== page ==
In a career that spans more than five decades, renowned violinist Itzhak Perlman has performed with some of the world’s most prestigious orchestras, including one right here in Central New York.
Perlman last performed locally in 2004 as a soloist with the now-defunct Syracuse Symphony Orchestra. Another Perlman visit seemed unlikely following the SSO’s bankruptcy in 2011, but a new orchestra, named Symphoria, rose from the ashes, thanks to several SSO musicians who worked to create a new, more sustainable company.
The young orchestra, now in its third season, is developing strategies to cultivate a regular audience. One concept includes Perlman’s return to the Salt City on Sunday, Nov. 1, 3 p.m., at the Mulroy Civic Center’s Crouse-Hinds Concert Theater. The Israeli violinist will perform Beethoven’s “Violin Concerto” with Symphoria as part of Temple Concord’s Regina F. Goldenberg Cultural Series.
“It definitely puts the orchestra on a national stage,” said Lawrence Loh, Symphoria’s music director. “We expect that this will not just be people from Central New York, but that it’s going to draw a much wider audience because it’s such a rare opportunity to see Itzhak Perlman.
Born in 1945, Perlman studied at New York City’s Juilliard School, where he now teaches. In 2001, he performed with pianist Rohan de Silva at the Civic Center for the inaugural concert of the annual Goldenberg concert series, which features a variety of professional musicians and other guest artists.
Series coordinator Vicki Feldman said that Temple Concord is funding both Perlman’s and Symphoria’s artist fees, and that Symphoria’s musicians often perform for the Goldenberg concerts, which usually take place at the temple.
“We wanted our musicians to have the opportunity to play with (Perlman),” she said. “It would be great for the orchestra because they’re only in their third season.”
Symphoria managing director Catherine Underhill said that partnerships with local businesses are essential to developing and sustaining the community’s appreciation for classical music. Perlman’s upcoming concert provides a “particular impetus for building those relationships.”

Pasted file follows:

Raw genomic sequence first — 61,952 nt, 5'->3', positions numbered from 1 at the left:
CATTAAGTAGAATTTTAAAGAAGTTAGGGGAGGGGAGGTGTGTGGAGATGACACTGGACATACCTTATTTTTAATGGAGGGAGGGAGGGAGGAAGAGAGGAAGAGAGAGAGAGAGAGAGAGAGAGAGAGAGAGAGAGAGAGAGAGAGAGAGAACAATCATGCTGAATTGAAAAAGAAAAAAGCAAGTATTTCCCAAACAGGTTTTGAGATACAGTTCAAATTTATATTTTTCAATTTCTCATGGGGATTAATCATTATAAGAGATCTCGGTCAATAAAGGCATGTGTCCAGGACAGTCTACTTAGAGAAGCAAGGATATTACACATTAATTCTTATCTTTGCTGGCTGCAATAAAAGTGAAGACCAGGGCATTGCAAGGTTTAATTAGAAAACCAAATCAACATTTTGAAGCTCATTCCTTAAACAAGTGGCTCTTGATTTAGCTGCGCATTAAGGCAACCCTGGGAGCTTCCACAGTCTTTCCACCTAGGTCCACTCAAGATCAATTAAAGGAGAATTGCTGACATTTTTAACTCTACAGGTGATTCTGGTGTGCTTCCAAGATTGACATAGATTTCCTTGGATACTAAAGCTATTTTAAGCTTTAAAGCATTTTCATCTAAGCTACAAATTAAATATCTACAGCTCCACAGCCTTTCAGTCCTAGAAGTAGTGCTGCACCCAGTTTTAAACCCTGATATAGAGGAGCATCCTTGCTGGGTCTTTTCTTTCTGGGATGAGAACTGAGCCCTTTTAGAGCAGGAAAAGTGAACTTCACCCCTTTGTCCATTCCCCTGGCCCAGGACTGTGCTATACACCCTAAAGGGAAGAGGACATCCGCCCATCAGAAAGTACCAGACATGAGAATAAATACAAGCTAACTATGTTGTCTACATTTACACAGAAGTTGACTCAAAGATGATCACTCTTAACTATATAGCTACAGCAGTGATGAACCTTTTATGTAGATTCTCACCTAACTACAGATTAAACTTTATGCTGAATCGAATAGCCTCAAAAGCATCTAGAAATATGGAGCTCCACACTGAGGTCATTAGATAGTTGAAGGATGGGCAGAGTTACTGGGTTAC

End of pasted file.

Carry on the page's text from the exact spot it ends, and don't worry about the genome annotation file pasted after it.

During the violinist’s visit, four local hotels, including the Jefferson Clinton and the Genesee Grande, are offering weekend packages to concertgoers. Two restaurants, Phoebe’s and Pastabilities, are offering discounts to patrons with concert tickets.
“Once we increase our visibility, people will understand what a rich cultural opportunity Symphoria provides through its programming and community partnerships,” Underhill said.
With close to 1,500 subscribers, the orchestra’s operating budget is $1.8 million and climbing, which is about one-third of the SSO’s budget before the company’s bankruptcy. The musicians, consisting of 50 core members with additional performers hired on an ad hoc basis, earn roughly 30 percent of what the SSO musicians earned as they now perform fewer concerts per season. Symphoria operates with a staff of seven compared to the former orchestra’s staff of 17, and Symphoria’s board members number 11 instead of the SSO’s more than 40.
“We need to keep in mind that we’re not trying to resuscitate the former institution,” Underhill noted, “but rather create the orchestra best suited to serve our community and region.”
Rachelle Schlosser is the director of media relations for the League of American Orchestras, based in New York City. The organization is dedicated to preserving and enhancing orchestras’ cultural presence on a national level. She said that Symphoria’s concerts help local businesses in a symbiotic manner.
“People that come to hear these organizations wind up spending their dollars locally, and it’s a really great way of feeding local businesses,” Schlosser said. “As you’re going out into the community and partnering with these smaller organizations, you’re attracting more people into the concert hall. It’s a win-win.
According to Underhill, the Perlman concert had nearly sold out a month in advance. Loh said that this is a good sign.
“We’re creative about our programming. We don’t just program ordinary concerts, and I think that’s another way to build trust,” he said. “We hope that the audience will come to trust us enough to make artistic decisions that will interest them in ways that maybe they didn’t expect.”